The backpacking trip I took after college had a big influence on how I view the world and solidified my commitment to making my career meaningful and impactful.  As I mentioned earlier, WIBO was the biggest influencer in me deciding to focus my work on entrepreneurship.  I am also very fortunate to have a wonderful partner in life. He has always encouraged me to pursue my dreams and be true to myself.  My overall approach to life has been inspired by my faith, Islam, hip-hop and the interactions I have been fortunate to have with so many amazing people around the world.

What were some of your biggest challenges when you were first getting started?

Very early on, financing was a big challenge.  Despite having perfect credit and a track record in the industry, I was rejected by every major bank.  I ended up tapping into my network and discovering a new network of community lenders who gave me the financing I needed to get started.  When it was all said and done, I had applied to over a dozen financing institutions and only two of them moved forward.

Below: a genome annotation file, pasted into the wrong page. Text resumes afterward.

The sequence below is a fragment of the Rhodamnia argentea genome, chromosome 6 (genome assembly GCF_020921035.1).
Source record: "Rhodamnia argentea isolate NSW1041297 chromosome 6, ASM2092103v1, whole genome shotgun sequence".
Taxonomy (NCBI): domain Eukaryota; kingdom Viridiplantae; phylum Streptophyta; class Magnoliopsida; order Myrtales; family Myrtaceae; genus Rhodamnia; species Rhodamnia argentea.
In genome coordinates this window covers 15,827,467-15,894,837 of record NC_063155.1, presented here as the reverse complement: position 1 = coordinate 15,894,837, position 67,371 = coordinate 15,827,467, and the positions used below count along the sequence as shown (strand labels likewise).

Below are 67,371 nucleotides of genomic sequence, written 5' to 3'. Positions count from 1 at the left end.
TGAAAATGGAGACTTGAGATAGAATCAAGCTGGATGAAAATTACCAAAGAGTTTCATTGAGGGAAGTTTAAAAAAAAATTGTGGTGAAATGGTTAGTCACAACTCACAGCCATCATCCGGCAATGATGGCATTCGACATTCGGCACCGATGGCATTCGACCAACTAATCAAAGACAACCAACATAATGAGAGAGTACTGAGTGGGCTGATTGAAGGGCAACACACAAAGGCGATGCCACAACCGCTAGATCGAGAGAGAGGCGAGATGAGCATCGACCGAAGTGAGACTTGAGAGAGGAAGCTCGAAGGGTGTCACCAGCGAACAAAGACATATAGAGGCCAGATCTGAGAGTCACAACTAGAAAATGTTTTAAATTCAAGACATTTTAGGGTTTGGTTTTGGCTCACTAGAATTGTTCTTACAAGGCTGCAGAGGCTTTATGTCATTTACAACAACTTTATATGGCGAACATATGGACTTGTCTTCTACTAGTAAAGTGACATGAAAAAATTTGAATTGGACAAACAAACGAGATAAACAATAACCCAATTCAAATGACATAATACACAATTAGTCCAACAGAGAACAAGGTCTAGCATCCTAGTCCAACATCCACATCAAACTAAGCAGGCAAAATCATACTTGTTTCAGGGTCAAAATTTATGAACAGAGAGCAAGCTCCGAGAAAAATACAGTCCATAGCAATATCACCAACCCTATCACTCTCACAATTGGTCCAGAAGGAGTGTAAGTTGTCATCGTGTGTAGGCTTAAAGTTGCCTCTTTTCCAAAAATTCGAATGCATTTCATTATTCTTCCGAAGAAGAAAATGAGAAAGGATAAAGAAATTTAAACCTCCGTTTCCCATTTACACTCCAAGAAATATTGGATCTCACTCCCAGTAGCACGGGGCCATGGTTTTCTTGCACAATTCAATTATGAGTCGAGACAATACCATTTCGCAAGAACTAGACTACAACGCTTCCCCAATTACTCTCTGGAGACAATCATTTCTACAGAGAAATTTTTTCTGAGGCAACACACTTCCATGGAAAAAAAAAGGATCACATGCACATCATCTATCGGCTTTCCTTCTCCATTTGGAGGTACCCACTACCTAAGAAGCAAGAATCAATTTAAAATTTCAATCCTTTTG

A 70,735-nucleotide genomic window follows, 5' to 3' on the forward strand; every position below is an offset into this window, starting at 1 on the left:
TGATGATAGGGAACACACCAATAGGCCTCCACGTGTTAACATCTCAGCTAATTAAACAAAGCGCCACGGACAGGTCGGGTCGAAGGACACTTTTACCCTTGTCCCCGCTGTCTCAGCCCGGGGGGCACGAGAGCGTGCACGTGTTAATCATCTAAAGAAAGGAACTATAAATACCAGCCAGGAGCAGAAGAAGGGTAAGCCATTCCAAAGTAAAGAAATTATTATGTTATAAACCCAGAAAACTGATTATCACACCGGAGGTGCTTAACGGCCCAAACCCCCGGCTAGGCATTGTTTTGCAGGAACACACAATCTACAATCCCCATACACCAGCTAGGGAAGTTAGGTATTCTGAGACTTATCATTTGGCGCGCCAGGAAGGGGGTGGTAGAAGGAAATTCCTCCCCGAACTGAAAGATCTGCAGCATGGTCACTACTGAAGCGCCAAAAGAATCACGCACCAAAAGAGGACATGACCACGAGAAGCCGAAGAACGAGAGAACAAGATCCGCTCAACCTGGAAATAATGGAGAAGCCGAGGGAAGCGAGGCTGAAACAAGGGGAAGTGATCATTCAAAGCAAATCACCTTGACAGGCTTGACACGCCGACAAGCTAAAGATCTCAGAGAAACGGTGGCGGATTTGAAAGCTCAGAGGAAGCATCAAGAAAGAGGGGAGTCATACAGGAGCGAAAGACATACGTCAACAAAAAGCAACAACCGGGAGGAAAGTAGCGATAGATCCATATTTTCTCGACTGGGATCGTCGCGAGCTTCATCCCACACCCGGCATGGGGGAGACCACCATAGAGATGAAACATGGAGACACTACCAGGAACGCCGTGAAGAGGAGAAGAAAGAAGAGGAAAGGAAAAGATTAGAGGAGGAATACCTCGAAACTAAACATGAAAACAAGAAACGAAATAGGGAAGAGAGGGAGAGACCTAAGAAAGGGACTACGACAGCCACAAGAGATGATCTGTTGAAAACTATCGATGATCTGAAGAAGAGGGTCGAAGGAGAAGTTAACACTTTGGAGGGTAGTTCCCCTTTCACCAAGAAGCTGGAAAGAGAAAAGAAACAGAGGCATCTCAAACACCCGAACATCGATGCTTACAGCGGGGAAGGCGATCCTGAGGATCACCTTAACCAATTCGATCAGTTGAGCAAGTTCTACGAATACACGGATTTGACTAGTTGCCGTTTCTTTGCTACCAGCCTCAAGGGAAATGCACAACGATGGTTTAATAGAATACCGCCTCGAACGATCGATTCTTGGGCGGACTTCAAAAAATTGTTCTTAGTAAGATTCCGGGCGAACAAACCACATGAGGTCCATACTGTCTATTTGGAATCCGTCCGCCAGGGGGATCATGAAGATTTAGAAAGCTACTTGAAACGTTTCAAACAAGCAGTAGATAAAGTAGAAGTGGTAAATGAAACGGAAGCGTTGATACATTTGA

After I opened, there were many more challenges.  Coworking is a relatively new concept, so I had to educate the market in Jersey City and convince them that it was a viable and successful way to conduct business.  I often heard things like “Why would I want to share a space with other people?” or “This will never make it in Jersey City.”

Getting the business to breakeven was another big challenge.  Fortunately, I was able to breakeven in six months, but coworking is a very high overhead business, so you can never take anything for granted.